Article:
Storylines for Sunday's Browns-Steelers game are chalked full aplenty.
Quarterback Brian Hoyer leads the way, followed closely by Mike Pettine's NFL head coaching debut. Cleveland's refurbished secondary will gather some noise. So will the chance of Johnny Manziel entering the game in a package.
Quietly, the most essential component for the Browns to walk away with a victory could very well be offensive coordinator Kyle Shanahan and his play calling.
While sorting through the quarterback competition, the offense undeniably went through some rough patches in the preseason. It took the Browns nearly seven full quarters to get the ball in the end zone.
The thing to remember: outside of offensive linemen Joe Thomas, Alex Mack, Mitch Schwartz and tight end Jordan Cameron, there are seven new starters on offense. No matter how much studying the Browns do and no matter how well they practice, adding seven new members and expecting to gel right away is nearly impossible.
"Any time you look at all the people who've been together somewhere for a while, the continuity, playing with the same players…I think football is the main sport out of all of them where it takes all 11 guys to be successful," said Shanahan. "You can't just depend on one player. You can't depend on two players. It takes only one weak link to mess up a play."
Preseason struggles or not, Browns head coach Mike Pettine remains enthusiastic about Cleveland's potential with Shanahan manning the controls. What has blown Pettine away is not his coordinator's grasp for offense; it's his wealth of knowledge on the intricacies of NFL defenses.
The two often have late night discussions analyzing how Pittsburgh's defense (or other opponents) will react to a series of Browns play calls. Pettine has faith Shanahan can expose the weak points and put up points on the scoreboard.
"His level of organization, attention to detail, his adaptability," said Pettine about what stands out about Shanahan. "I think just kind of watching him formulate a game plan, to go from that large volume of inventory to be able to pick out, 'We're going to do this and here's why.'"
Throwing the football deep down the field was a fragment of Shanahan's offense was missing during the preseason. Was this on purpose? It's hard to tell.
Shanahan helped spur the Redskins' 2012 playoff run by stretching all aspects of the field. Four of Robert Griffin III's touchdown passes were 60 yards or longer. When Shanahan offenses have launched the ball deep down the field, even if they weren't successful, it forced safeties to play deeper, hence opening up the running game.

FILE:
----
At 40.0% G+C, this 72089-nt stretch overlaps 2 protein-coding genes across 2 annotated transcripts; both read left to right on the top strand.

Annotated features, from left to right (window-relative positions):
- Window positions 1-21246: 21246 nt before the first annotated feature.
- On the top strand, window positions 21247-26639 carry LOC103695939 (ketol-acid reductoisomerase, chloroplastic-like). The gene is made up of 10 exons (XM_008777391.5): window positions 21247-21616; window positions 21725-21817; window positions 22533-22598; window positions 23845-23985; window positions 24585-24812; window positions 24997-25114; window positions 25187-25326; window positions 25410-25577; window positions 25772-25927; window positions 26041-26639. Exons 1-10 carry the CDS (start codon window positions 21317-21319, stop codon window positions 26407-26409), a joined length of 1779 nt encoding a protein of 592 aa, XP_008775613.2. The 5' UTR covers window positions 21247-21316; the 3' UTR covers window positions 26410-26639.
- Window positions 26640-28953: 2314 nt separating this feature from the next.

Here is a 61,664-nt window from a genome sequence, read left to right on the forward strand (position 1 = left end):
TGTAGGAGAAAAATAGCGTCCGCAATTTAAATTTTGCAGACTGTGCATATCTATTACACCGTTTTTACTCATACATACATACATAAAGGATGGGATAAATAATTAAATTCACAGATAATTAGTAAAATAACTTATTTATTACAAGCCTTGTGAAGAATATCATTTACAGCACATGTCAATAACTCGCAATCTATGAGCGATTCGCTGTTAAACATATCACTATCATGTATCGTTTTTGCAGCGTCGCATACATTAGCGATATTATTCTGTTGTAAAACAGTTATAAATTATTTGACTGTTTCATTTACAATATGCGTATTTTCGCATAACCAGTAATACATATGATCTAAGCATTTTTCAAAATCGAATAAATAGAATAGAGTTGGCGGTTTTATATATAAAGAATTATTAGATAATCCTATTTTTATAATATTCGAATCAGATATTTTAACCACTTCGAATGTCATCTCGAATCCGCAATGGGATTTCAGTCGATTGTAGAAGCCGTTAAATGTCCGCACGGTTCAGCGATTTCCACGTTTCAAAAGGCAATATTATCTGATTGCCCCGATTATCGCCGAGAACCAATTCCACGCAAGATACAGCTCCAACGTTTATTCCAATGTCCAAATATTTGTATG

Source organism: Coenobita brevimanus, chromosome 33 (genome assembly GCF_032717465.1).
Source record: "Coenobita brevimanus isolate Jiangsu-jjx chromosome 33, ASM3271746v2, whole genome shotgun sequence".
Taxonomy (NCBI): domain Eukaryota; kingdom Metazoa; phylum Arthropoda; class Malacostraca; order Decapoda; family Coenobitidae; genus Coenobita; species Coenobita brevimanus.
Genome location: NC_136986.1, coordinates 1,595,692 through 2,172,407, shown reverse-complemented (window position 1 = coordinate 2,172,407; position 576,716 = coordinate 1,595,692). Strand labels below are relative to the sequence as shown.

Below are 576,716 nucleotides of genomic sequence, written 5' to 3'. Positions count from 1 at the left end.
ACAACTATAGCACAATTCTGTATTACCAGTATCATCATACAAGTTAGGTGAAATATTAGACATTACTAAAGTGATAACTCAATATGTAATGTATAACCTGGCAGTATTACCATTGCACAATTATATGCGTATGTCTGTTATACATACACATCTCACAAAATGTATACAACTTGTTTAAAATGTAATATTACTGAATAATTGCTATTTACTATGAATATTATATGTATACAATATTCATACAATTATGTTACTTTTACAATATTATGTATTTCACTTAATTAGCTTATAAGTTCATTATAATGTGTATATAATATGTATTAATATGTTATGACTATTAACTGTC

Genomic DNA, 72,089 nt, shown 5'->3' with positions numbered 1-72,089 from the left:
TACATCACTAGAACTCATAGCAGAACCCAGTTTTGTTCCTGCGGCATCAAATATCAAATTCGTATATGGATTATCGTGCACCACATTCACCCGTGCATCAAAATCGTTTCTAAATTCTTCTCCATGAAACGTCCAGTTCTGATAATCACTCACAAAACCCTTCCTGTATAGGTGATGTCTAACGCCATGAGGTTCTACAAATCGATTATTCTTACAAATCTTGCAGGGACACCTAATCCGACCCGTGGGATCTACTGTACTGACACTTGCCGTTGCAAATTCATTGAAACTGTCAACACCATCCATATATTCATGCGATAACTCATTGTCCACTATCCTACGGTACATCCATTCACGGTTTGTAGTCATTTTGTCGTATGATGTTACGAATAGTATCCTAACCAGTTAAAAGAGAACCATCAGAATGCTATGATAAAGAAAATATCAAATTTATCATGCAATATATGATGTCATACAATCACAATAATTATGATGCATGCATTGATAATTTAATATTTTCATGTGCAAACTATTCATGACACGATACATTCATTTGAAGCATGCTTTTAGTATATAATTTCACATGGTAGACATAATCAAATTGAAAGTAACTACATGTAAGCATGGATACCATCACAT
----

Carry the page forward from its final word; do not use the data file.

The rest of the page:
Wide receiver Andrew Hawkins has emerged as a target Shanahan could get creative with, especially for deep routes. He knows his number 16 jersey may get called a bunch at Heinz Field.
"Any time you have a deep threat it opens a lot of things up," said Hawkins. "Showing that you are able to take shots [helps the offense]."
The Browns currently list Hawkins as the starter on the outside, even though the receiver primarily played in the slot with the Bengals. Shanahan said he's comfortable playing Hawkins anywhere on the field.
"You need a lot of speed to play outside," said Shanahan. "He's got the speed. You've got to have quickness to play inside. He's got the quickness."
Shanahan knows his famed running system can't work unless the Browns are consistently completing passes. The Steelers will likely begin the game stacking the box with eight defenders to try and force Cleveland to pass. It'll be the Browns' play caller's job to keep Pittsburgh even.
"You can't just go out and run, run, pass every play," said Shanahan. "I don't think you're going to do well. The key to this league is keeping defenses off balance. If you're one dimensional – I don't care how good you are in that dimension – defenses will find a way to stop you. The players are too good. The coaches are too good. You have to do everything."